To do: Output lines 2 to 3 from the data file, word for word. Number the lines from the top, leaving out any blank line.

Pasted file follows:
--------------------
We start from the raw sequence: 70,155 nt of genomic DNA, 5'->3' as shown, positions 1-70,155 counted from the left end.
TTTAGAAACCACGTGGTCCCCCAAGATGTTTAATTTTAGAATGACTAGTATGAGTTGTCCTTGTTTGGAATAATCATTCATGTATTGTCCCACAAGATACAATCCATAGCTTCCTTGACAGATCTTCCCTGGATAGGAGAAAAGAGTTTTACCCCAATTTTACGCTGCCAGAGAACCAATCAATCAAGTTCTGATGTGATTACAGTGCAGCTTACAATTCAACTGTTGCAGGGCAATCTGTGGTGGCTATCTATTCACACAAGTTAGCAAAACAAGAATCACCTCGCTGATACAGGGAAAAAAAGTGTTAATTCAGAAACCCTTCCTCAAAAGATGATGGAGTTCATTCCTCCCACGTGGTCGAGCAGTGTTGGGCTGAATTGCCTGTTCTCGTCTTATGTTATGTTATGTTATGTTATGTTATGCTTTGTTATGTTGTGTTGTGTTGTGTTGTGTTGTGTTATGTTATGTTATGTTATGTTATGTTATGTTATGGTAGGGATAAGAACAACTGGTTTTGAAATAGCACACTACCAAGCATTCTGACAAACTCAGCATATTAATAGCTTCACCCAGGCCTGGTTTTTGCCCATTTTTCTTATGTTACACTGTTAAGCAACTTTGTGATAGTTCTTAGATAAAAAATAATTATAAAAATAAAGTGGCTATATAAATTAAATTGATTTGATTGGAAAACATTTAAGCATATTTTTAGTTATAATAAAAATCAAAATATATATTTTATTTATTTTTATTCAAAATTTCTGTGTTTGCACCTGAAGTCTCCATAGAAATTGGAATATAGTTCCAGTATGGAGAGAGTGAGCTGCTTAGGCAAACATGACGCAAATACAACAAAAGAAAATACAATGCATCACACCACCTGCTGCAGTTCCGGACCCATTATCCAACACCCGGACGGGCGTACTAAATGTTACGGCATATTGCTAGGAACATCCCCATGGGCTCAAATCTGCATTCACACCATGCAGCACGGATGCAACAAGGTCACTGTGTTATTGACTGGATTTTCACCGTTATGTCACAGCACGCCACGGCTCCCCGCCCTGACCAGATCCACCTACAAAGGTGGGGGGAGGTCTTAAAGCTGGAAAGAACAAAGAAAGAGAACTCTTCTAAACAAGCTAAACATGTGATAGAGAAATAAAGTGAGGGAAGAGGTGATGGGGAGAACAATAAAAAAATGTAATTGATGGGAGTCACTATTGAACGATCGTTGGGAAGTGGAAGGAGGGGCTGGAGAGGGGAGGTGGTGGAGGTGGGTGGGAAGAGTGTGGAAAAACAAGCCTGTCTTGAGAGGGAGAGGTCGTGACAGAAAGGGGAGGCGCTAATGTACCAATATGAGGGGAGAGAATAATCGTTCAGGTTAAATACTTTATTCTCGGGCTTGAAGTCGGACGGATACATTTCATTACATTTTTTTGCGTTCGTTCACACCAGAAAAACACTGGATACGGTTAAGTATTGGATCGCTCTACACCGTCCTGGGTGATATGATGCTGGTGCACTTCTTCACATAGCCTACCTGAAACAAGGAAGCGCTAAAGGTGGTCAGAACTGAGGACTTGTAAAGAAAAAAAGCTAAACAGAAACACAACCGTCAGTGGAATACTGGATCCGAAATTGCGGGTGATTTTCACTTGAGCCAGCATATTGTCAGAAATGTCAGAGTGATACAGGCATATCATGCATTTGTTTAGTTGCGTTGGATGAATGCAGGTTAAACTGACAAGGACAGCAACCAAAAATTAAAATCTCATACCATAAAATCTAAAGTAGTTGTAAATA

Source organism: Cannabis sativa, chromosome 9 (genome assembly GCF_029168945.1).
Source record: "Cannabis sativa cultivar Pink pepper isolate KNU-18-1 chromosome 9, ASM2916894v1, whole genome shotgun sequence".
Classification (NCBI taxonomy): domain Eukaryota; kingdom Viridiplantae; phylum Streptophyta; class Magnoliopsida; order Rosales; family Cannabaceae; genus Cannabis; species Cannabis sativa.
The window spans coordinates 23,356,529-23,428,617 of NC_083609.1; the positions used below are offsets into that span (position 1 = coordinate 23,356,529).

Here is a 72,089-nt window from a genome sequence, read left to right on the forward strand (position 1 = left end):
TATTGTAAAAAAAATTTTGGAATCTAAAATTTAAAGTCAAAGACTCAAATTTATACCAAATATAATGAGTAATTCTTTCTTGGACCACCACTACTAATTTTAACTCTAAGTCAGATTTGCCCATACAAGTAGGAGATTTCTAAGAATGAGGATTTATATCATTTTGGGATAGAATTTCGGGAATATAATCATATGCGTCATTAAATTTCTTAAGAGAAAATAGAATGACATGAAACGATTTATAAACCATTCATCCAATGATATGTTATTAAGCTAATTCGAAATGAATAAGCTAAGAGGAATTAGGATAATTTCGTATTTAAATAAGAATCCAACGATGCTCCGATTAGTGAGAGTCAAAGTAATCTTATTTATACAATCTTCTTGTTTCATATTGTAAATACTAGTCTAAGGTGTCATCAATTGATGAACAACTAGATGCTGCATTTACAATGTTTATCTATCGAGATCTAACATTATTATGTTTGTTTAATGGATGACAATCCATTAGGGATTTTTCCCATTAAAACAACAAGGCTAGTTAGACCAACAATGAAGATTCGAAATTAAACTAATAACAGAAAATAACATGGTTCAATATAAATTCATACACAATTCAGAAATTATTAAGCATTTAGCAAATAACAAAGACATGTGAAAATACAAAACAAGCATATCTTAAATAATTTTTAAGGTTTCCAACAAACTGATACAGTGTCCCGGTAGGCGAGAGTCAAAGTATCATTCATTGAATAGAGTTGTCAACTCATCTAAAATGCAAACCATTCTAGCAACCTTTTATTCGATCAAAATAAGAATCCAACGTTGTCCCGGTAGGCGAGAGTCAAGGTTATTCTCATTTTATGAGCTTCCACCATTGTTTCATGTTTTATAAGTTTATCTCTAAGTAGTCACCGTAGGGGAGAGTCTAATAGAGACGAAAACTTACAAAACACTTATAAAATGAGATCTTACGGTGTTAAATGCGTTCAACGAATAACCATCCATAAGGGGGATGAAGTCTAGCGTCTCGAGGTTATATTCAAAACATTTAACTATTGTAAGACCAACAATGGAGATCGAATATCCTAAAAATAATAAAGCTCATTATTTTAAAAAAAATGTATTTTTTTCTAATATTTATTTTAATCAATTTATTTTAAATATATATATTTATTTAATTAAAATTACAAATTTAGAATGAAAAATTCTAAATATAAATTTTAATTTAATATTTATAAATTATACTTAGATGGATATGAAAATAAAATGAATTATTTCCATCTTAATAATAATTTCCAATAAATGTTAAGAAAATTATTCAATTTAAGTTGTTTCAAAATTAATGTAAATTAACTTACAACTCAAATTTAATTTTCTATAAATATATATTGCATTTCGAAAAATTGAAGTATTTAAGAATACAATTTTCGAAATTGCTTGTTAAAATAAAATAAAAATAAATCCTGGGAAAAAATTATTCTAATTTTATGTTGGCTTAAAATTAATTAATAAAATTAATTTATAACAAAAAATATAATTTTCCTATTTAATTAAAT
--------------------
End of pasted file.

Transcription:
TTTAGAAACCACGTGGTCCCCCAAGATGTTTAATTTTAGAATGACTAGTATGAGTTGTCCTTGTTTGGAATAATCATTCATGTATTGTCCCACAAGATACAATCCATAGCTTCCTTGACAGATCTTCCCTGGATAGGAGAAAAGAGTTTTACCCCAATTTTACGCTGCCAGAGAACCAATCAATCAAGTTCTGATGTGATTACAGTGCAGCTTACAATTCAACTGTTGCAGGGCAATCTGTGGTGGCTATCTATTCACACAAGTTAGCAAAACAAGAATCACCTCGCTGATACAGGGAAAAAAAGTGTTAATTCAGAAACCCTTCCTCAAAAGATGATGGAGTTCATTCCTCCCACGTGGTCGAGCAGTGTTGGGCTGAATTGCCTGTTCTCGTCTTATGTTATGTTATGTTATGTTATGTTATGCTTTGTTATGTTGTGTTGTGTTGTGTTGTGTTGTGTTATGTTATGTTATGTTATGTTATGTTATGTTATGGTAGGGATAAGAACAACTGGTTTTGAAATAGCACACTACCAAGCATTCTGACAAACTCAGCATATTAATAGCTTCACCCAGGCCTGGTTTTTGCCCATTTTTCTTATGTTACACTGTTAAGCAACTTTGTGATAGTTCTTAGATAAAAAATAATTATAAAAATAAAGTGGCTATATAAATTAAATTGATTTGATTGGAAAACATTTAAGCATATTTTTAGTTATAATAAAAATCAAAATATATATTTTATTTATTTTTATTCAAAATTTCTGTGTTTGCACCTGAAGTCTCCATAGAAATTGGAATATAGTTCCAGTATGGAGAGAGTGAGCTGCTTAGGCAAACATGACGCAAATACAACAAAAGAAAATACAATGCATCACACCACCTGCTGCAGTTCCGGACCCATTATCCAACACCCGGACGGGCGTACTAAATGTTACGGCATATTGCTAGGAACATCCCCATGGGCTCAAATCTGCATTCACACCATGCAGCACGGATGCAACAAGGTCACTGTGTTATTGACTGGATTTTCACCGTTATGTCACAGCACGCCACGGCTCCCCGCCCTGACCAGATCCACCTACAAAGGTGGGGGGAGGTCTTAAAGCTGGAAAGAACAAAGAAAGAGAACTCTTCTAAACAAGCTAAACATGTGATAGAGAAATAAAGTGAGGGAAGAGGTGATGGGGAGAACAATAAAAAAATGTAATTGATGGGAGTCACTATTGAACGATCGTTGGGAAGTGGAAGGAGGGGCTGGAGAGGGGAGGTGGTGGAGGTGGGTGGGAAGAGTGTGGAAAAACAAGCCTGTCTTGAGAGGGAGAGGTCGTGACAGAAAGGGGAGGCGCTAATGTACCAATATGAGGGGAGAGAATAATCGTTCAGGTTAAATACTTTATTCTCGGGCTTGAAGTCGGACGGATACATTTCATTACATTTTTTTGCGTTCGTTCACACCAGAAAAACACTGGATACGGTTAAGTATTGGATCGCTCTACACCGTCCTGGGTGATATGATGCTGGTGCACTTCTTCACATAGCCTACCTGAAACAAGGAAGCGCTAAAGGTGGTCAGAACTGAGGACTTGTAAAGAAAAAAAGCTAAACAGAAACACAACCGTCAGTGGAATACTGGATCCGAAATTGCGGGTGATTTTCACTTGAGCCAGCATATTGTCAGAAATGTCAGAGTGATACAGGCATATCATGCATTTGTTTAGTTGCGTTGGATGAATGCAGGTTAAACTGACAAGGACAGCAACCAAAAATTAAAATCTCATACCATAAAATCTAAAGTAGTTGTAAATA

Source organism: Cannabis sativa, chromosome 9 (genome assembly GCF_029168945.1).